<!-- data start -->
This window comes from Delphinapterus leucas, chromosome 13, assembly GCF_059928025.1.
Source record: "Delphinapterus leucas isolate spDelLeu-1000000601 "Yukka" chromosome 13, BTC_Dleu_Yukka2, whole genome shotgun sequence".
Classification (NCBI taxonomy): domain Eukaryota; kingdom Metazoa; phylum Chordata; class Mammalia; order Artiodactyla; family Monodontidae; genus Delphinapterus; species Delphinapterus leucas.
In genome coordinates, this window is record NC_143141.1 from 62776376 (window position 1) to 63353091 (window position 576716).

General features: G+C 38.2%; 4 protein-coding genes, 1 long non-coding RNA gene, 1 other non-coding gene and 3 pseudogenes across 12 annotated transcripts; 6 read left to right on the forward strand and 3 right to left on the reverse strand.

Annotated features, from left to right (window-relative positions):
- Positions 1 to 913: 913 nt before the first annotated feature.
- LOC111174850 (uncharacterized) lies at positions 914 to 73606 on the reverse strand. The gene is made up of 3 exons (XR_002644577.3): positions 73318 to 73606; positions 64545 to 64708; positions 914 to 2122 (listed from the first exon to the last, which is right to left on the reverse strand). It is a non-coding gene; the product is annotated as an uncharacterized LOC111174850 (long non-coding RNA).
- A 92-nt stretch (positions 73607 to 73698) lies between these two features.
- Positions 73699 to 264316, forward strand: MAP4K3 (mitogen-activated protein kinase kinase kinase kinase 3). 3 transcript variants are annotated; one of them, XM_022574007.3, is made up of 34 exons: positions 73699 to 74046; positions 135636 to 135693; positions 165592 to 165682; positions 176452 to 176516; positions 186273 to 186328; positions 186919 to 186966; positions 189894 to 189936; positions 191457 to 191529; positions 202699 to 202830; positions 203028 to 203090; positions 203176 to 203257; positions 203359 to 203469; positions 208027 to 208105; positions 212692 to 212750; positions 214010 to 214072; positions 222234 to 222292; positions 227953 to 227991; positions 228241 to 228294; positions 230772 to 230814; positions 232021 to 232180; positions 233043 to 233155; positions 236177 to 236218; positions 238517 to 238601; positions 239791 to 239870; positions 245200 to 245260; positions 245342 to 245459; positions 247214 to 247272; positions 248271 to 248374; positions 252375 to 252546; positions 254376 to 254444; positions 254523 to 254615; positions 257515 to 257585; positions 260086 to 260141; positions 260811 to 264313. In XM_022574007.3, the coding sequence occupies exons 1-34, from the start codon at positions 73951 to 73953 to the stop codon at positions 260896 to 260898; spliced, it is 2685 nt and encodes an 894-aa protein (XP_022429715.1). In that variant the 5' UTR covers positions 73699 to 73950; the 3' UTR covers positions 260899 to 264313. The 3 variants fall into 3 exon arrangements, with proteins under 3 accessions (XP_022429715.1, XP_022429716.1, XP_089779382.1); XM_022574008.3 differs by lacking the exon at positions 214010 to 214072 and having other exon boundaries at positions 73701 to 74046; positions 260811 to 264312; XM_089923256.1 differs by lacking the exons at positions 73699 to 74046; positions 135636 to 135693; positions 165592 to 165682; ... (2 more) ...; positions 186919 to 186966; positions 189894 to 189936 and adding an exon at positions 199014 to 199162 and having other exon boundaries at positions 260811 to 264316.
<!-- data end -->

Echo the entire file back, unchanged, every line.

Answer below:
This window comes from Delphinapterus leucas, chromosome 13, assembly GCF_059928025.1.
Source record: "Delphinapterus leucas isolate spDelLeu-1000000601 "Yukka" chromosome 13, BTC_Dleu_Yukka2, whole genome shotgun sequence".
Classification (NCBI taxonomy): domain Eukaryota; kingdom Metazoa; phylum Chordata; class Mammalia; order Artiodactyla; family Monodontidae; genus Delphinapterus; species Delphinapterus leucas.
In genome coordinates, this window is record NC_143141.1 from 62776376 (window position 1) to 63353091 (window position 576716).

General features: G+C 38.2%; 4 protein-coding genes, 1 long non-coding RNA gene, 1 other non-coding gene and 3 pseudogenes across 12 annotated transcripts; 6 read left to right on the forward strand and 3 right to left on the reverse strand.

Annotated features, from left to right (window-relative positions):
- Positions 1 to 913: 913 nt before the first annotated feature.
- LOC111174850 (uncharacterized) lies at positions 914 to 73606 on the reverse strand. The gene is made up of 3 exons (XR_002644577.3): positions 73318 to 73606; positions 64545 to 64708; positions 914 to 2122 (listed from the first exon to the last, which is right to left on the reverse strand). It is a non-coding gene; the product is annotated as an uncharacterized LOC111174850 (long non-coding RNA).
- A 92-nt stretch (positions 73607 to 73698) lies between these two features.
- Positions 73699 to 264316, forward strand: MAP4K3 (mitogen-activated protein kinase kinase kinase kinase 3). 3 transcript variants are annotated; one of them, XM_022574007.3, is made up of 34 exons: positions 73699 to 74046; positions 135636 to 135693; positions 165592 to 165682; positions 176452 to 176516; positions 186273 to 186328; positions 186919 to 186966; positions 189894 to 189936; positions 191457 to 191529; positions 202699 to 202830; positions 203028 to 203090; positions 203176 to 203257; positions 203359 to 203469; positions 208027 to 208105; positions 212692 to 212750; positions 214010 to 214072; positions 222234 to 222292; positions 227953 to 227991; positions 228241 to 228294; positions 230772 to 230814; positions 232021 to 232180; positions 233043 to 233155; positions 236177 to 236218; positions 238517 to 238601; positions 239791 to 239870; positions 245200 to 245260; positions 245342 to 245459; positions 247214 to 247272; positions 248271 to 248374; positions 252375 to 252546; positions 254376 to 254444; positions 254523 to 254615; positions 257515 to 257585; positions 260086 to 260141; positions 260811 to 264313. In XM_022574007.3, the coding sequence occupies exons 1-34, from the start codon at positions 73951 to 73953 to the stop codon at positions 260896 to 260898; spliced, it is 2685 nt and encodes an 894-aa protein (XP_022429715.1). In that variant the 5' UTR covers positions 73699 to 73950; the 3' UTR covers positions 260899 to 264313. The 3 variants fall into 3 exon arrangements, with proteins under 3 accessions (XP_022429715.1, XP_022429716.1, XP_089779382.1); XM_022574008.3 differs by lacking the exon at positions 214010 to 214072 and having other exon boundaries at positions 73701 to 74046; positions 260811 to 264312; XM_089923256.1 differs by lacking the exons at positions 73699 to 74046; positions 135636 to 135693; positions 165592 to 165682; ... (2 more) ...; positions 186919 to 186966; positions 189894 to 189936 and adding an exon at positions 199014 to 199162 and having other exon boundaries at positions 260811 to 264316.